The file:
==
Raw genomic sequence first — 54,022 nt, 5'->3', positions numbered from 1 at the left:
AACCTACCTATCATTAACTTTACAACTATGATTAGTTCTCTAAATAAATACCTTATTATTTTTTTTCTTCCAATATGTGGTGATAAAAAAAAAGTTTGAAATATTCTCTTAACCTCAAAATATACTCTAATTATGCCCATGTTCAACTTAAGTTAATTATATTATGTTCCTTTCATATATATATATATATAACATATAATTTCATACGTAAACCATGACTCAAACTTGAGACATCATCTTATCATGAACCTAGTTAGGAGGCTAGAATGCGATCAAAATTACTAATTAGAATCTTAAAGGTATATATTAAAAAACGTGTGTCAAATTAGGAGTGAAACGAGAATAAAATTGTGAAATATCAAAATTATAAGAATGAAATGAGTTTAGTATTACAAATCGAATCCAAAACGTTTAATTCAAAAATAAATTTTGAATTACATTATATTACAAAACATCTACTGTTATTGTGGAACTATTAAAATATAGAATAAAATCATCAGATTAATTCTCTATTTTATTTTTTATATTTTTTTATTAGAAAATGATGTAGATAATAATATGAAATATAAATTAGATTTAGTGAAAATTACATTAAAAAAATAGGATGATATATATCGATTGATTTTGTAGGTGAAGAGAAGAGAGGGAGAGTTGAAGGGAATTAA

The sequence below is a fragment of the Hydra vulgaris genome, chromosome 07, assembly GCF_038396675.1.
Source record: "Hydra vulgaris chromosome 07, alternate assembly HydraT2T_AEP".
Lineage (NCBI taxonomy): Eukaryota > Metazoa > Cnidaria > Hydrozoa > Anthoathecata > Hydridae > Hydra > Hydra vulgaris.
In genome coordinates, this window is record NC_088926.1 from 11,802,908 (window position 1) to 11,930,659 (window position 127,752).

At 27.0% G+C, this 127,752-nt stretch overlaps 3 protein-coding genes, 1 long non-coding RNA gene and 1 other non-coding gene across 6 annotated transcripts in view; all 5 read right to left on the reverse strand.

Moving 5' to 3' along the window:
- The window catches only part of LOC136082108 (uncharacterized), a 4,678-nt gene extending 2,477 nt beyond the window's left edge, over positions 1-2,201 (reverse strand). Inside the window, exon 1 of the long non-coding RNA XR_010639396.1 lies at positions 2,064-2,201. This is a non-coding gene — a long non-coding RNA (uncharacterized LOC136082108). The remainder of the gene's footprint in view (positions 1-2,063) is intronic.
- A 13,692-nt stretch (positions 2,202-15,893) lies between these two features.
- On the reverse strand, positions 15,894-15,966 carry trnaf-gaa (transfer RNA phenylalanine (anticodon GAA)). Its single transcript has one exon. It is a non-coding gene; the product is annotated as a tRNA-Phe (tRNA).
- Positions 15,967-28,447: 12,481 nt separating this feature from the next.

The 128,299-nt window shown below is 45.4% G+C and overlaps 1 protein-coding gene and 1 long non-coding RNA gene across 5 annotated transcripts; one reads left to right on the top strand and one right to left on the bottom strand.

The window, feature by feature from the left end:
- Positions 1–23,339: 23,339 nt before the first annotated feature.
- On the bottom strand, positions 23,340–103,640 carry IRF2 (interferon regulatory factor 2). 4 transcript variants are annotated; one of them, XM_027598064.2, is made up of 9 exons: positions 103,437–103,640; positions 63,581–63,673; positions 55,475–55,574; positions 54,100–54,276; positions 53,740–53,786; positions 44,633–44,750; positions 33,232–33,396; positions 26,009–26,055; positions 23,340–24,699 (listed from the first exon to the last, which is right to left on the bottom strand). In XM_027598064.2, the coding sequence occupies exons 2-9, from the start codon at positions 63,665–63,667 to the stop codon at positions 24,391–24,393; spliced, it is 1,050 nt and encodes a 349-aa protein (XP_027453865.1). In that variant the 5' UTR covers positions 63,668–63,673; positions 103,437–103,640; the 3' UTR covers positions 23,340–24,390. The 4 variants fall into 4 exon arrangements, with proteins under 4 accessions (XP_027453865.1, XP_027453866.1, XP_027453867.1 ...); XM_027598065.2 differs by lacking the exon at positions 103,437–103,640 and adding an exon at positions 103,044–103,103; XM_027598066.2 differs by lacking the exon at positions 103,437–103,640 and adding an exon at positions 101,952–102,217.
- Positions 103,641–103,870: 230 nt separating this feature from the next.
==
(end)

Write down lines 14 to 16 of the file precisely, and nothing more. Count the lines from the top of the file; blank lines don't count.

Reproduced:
The window, feature by feature from the left end:
- Positions 1–23,339: 23,339 nt before the first annotated feature.
- On the bottom strand, positions 23,340–103,640 carry IRF2 (interferon regulatory factor 2). 4 transcript variants are annotated; one of them, XM_027598064.2, is made up of 9 exons: positions 103,437–103,640; positions 63,581–63,673; positions 55,475–55,574; positions 54,100–54,276; positions 53,740–53,786; positions 44,633–44,750; positions 33,232–33,396; positions 26,009–26,055; positions 23,340–24,699 (listed from the first exon to the last, which is right to left on the bottom strand). In XM_027598064.2, the coding sequence occupies exons 2-9, from the start codon at positions 63,665–63,667 to the stop codon at positions 24,391–24,393; spliced, it is 1,050 nt and encodes a 349-aa protein (XP_027453865.1). In that variant the 5' UTR covers positions 63,668–63,673; positions 103,437–103,640; the 3' UTR covers positions 23,340–24,390. The 4 variants fall into 4 exon arrangements, with proteins under 4 accessions (XP_027453865.1, XP_027453866.1, XP_027453867.1 ...); XM_027598065.2 differs by lacking the exon at positions 103,437–103,640 and adding an exon at positions 103,044–103,103; XM_027598066.2 differs by lacking the exon at positions 103,437–103,640 and adding an exon at positions 101,952–102,217.